Faith and Desire………Desire and Fate
...the last American Musical Comedy. “A real cult film, like an episode of 'I Love Lucy' done by the 'Twilight Zone' as a Hollywood musical.”
Handsome Young Stud, Mr. Loveboy scene from movie, Love Thing
"Can you really love yourself too much?"
Civilization is not lost, Mr. Loveboy has arrived. As we all know, the self-help guru Mr. Loveboy (Henry Honolulu) guarantees to transform any unloved housewife into an adored and satisfied one, what he calls a “fabulous housewife.” Inside our suburban home, he takes charge of the situation and asks Chi-Chi (Joaquin La Habana) to make him a strong cocktail. When alone with the TV audience, he lets his guard down and tells them a little secret about himself. Loveboy then gets excited by his own revelation in a strange display of narcissism. Before he can reach a climax, Chi-Chi returns with the drinks and they toast the successful outcome of their session together.
TV Family Bedtime.
Answers the question, “What happens after the marriage?”
This parody of the classic TV situation comedy from yesteryear takes a surreal detour as our scene opens during the nightly kabuki dance between husband Bill (Ray Matthews) and wife Chi-Chi (Joaquin La Habana) over their love life. Entering this bedroom of marital bliss is the gay son, Junior (Joseph Montalbo) who is also a little frustrated that night being disappointed by his dream date. Traditional family dynamics are turned upside down as Junior’s youthful, permissive attitude towards sex appears like an uncomfortable reminder to his “parents” of their own past. But as laughter and applause is heard in the background is this family living for themselves or TV ratings and audience approval?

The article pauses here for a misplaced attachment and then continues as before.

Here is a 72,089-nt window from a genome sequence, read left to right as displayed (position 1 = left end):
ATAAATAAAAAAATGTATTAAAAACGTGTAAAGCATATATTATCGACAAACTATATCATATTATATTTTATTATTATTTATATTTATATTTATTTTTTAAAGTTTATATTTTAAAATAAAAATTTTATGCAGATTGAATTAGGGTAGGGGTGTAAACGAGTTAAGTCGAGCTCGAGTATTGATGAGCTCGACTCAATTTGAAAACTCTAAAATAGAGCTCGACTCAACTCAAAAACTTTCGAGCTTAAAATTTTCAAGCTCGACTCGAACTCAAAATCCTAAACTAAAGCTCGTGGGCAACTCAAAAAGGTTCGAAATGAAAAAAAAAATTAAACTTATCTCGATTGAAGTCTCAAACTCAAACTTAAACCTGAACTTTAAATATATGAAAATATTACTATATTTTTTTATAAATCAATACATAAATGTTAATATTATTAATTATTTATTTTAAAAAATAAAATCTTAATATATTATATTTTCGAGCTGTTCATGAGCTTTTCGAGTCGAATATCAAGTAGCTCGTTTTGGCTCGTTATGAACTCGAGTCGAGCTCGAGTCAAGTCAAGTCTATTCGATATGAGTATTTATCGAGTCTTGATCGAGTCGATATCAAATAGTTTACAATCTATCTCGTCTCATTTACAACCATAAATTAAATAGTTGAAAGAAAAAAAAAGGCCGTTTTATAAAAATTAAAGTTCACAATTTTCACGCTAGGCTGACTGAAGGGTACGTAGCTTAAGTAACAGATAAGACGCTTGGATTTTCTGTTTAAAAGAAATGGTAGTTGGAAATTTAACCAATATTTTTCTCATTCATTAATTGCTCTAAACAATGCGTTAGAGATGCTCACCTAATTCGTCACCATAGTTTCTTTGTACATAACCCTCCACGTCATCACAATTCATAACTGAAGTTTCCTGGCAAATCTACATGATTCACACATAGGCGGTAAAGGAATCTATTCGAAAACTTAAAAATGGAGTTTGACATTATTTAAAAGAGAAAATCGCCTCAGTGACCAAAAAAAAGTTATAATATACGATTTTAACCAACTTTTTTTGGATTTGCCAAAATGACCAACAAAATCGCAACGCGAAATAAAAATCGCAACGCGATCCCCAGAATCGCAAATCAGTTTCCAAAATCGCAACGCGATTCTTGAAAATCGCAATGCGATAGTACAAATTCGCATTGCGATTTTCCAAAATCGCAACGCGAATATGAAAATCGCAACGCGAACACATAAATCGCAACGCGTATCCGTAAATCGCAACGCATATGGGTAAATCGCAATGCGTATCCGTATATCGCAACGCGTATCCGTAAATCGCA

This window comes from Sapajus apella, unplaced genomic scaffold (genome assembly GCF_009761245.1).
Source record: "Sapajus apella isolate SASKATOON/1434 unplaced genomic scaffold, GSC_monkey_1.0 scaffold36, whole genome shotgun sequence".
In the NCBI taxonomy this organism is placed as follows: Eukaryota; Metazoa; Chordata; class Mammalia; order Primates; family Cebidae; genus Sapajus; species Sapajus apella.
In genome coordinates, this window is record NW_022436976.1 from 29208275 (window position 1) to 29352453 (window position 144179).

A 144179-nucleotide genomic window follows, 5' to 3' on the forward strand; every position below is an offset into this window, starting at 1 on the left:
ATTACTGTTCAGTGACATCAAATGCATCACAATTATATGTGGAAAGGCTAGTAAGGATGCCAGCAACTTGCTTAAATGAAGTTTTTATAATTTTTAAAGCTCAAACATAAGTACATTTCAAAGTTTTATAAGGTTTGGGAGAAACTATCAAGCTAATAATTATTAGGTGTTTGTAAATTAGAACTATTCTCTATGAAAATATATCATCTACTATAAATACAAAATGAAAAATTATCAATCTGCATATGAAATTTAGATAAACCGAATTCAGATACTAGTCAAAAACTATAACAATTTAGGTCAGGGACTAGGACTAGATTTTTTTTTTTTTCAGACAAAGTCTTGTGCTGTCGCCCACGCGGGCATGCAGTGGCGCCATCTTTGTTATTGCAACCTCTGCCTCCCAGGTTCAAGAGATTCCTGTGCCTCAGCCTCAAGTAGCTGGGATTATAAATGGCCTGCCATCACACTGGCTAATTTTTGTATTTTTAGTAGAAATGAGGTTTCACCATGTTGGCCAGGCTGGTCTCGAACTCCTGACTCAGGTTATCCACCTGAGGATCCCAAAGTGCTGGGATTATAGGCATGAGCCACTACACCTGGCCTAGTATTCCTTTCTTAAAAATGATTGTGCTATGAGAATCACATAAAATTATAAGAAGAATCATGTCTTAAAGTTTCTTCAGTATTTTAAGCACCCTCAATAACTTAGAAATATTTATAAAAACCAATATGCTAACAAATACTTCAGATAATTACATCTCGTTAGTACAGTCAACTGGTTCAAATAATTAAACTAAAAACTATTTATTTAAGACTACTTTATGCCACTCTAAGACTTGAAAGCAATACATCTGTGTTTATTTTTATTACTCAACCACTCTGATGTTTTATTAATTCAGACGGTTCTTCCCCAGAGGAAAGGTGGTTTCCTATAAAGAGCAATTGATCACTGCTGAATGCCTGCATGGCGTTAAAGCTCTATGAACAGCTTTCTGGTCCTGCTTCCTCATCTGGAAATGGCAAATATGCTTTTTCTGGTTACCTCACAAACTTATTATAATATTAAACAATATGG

Silver Dancer poses from the movie, Love Thing.
"It’s summertime, the birds, the bees… and the boys."
This scene opens in NYC’s West Village on a hot afternoon in that mythical time, the late 1970’s. Our gay son, Junior (Joseph Montalbo) is pacing back and forth beneath the “Come to Man’s Country” sign on Sheridan Square. He then begins his cruising odyssey walking down Christopher St. and checking out a few places but is a little bored because nothing is happening. Relaxing by the Hudson River piers, Junior focuses on an object of desire and begins imagining the possibilities. However, the daydreaming takes a dark, surreal turn as other sexy spirits (portrayed by performance artist Uzi Parnes) enter the fantasy playground in his mind and vie for attention. The daydream suddenly turns into a prophetic nightmare but Junior awakens to make sure his man doesn’t get away. He isn’t Al Pacino from the future movie, “Cruising” but maybe James Franco from “Interior. Leather Bar.”